I like French sociologist Michel de Certeau not only because his ideas and methodologies are fruitful for my research in many ways, but also and especially because he was a fascinating character.
He was a Jesuit, a traveller, someone who, instead of posing and being cocky, was hesitant and careful about the ideas he developed, someone who wrote in a tentative and searching, not in a polished and conclusive style, someone who preferred asking questions and opening pathways over claiming to establish rock-solid theories, someone who wasn’t afraid of thinking outside the box, someone who took an interdisciplinary approach without ever risking to end up a jack-of-all-trades-master-of-none.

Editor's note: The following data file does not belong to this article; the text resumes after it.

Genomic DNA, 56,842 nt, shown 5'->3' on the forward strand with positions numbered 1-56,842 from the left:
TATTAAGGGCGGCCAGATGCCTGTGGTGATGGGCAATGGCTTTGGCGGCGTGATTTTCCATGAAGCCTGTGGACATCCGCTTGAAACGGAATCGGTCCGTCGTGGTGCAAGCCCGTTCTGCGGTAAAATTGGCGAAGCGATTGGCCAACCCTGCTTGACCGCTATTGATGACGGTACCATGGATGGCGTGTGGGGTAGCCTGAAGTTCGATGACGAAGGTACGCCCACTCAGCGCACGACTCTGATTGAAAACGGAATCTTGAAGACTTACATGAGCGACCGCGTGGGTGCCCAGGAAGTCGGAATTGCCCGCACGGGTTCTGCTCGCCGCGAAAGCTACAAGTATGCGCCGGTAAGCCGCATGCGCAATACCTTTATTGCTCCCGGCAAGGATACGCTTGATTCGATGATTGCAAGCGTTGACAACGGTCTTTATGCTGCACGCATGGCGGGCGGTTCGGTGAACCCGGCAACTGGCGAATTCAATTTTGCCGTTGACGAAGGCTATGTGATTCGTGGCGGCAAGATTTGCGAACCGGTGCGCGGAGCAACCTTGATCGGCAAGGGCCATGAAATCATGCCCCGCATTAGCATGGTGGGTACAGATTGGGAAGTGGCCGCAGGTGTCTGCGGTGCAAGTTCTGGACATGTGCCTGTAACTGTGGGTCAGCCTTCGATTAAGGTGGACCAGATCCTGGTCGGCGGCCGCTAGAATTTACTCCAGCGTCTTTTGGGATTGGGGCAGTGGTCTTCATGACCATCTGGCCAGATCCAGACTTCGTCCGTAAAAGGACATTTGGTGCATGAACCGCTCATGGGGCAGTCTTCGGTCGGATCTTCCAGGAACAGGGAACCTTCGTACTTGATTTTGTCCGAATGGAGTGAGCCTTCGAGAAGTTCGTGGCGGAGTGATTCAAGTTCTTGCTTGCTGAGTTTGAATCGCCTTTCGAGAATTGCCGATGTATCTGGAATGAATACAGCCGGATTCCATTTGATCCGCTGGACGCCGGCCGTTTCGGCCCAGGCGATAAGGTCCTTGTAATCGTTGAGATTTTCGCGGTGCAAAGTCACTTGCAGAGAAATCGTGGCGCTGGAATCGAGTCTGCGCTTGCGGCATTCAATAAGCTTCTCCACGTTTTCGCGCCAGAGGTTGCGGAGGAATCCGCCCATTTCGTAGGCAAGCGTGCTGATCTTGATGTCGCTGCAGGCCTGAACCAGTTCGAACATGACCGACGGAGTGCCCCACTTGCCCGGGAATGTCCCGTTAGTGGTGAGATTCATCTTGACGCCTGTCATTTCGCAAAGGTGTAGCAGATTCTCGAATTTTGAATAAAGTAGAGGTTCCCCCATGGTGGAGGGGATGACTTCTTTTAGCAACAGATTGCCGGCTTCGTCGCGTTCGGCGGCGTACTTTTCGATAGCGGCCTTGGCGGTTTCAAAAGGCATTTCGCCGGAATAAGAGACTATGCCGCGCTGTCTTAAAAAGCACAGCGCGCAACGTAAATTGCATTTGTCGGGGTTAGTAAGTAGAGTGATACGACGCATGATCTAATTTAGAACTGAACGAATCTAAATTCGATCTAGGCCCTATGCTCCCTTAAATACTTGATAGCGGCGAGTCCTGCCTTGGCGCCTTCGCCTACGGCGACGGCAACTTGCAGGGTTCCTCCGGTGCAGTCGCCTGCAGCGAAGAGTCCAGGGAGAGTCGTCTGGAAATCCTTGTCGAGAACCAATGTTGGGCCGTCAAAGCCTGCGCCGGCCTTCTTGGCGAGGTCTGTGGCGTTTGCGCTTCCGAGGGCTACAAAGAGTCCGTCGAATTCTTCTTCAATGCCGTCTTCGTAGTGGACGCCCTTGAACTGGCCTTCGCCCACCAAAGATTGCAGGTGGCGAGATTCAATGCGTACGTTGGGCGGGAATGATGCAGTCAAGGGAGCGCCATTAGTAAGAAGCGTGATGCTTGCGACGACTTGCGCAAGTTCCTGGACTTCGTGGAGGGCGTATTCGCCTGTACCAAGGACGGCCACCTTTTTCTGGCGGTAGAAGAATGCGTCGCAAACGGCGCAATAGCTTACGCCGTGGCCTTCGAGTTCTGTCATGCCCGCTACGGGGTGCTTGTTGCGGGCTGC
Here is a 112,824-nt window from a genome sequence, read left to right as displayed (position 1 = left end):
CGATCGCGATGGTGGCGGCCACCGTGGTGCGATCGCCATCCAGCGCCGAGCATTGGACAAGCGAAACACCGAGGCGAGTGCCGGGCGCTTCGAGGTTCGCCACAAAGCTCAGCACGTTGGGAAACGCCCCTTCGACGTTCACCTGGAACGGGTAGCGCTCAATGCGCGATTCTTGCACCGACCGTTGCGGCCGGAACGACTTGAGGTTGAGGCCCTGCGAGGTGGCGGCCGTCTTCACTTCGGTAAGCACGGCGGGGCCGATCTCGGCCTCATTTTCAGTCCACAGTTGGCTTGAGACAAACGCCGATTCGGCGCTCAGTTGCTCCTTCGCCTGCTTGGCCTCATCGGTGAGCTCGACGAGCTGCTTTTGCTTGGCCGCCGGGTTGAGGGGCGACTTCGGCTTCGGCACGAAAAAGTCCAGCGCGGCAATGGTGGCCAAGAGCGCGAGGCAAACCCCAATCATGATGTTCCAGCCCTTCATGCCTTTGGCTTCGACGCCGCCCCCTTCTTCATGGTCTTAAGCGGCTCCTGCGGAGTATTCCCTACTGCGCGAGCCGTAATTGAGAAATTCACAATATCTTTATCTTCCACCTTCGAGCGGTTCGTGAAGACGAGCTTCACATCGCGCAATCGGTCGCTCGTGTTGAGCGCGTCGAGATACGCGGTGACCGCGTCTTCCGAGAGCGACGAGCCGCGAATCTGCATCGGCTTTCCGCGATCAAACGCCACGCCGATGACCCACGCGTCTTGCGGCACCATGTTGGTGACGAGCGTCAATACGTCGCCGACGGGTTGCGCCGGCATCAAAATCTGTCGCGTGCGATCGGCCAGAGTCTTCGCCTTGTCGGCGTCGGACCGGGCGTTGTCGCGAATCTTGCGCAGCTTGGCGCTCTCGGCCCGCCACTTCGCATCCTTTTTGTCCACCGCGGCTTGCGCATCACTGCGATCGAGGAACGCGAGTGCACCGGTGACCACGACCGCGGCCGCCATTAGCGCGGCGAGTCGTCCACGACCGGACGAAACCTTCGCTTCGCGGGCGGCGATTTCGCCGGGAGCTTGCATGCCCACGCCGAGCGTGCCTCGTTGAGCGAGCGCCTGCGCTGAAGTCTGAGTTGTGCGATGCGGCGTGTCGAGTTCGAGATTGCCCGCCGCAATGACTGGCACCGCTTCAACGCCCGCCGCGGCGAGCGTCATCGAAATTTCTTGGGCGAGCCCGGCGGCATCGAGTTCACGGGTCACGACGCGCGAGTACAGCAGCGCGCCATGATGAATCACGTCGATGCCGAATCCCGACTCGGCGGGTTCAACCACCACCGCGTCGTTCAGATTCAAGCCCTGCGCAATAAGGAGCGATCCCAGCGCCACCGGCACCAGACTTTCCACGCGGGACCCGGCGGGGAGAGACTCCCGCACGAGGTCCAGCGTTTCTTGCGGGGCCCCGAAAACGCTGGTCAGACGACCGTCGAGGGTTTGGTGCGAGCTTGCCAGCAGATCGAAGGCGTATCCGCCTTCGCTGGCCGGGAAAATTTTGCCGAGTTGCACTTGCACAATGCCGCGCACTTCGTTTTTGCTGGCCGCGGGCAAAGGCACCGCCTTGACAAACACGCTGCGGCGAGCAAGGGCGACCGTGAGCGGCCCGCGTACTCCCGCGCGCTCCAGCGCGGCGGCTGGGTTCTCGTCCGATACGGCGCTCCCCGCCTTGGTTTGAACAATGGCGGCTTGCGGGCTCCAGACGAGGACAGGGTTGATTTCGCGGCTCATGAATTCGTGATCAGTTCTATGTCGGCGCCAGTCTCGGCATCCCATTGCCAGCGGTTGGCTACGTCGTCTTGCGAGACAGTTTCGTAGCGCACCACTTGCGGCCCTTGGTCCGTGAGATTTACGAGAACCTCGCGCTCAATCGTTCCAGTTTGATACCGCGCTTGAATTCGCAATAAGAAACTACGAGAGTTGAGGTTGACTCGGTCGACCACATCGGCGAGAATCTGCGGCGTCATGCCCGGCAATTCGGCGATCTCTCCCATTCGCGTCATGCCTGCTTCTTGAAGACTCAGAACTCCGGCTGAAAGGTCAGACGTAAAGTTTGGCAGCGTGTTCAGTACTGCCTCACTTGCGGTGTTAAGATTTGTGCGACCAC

In a field [cultural studies] overly enamored of the contemporary, de Certeau offers the historian’s detailed appraisal of the past. In a field obsessed with the local, de Certeau offers itineraries to elsewheres. In a field where culture tends to be synonymous with the US model, de Certeau points to the other. In a field awash in the ordinary, de Certeau grasps the singular. In a field beset with nihilism, de Certeau evokes abiding faith in human history. In a field associated with celebrated stardom, de Certeau provides beguiling self-effacement.
I think that’s what attracted me to de Certeau’s writing (especially The Practice of Everyday Life and The Writing of History) from the start: he radiates attentiveness, substantiality, singularity and faith in an interdisciplinary field (and increasingly complex world) that is characterised by superficiality, randomness and arbitrariness.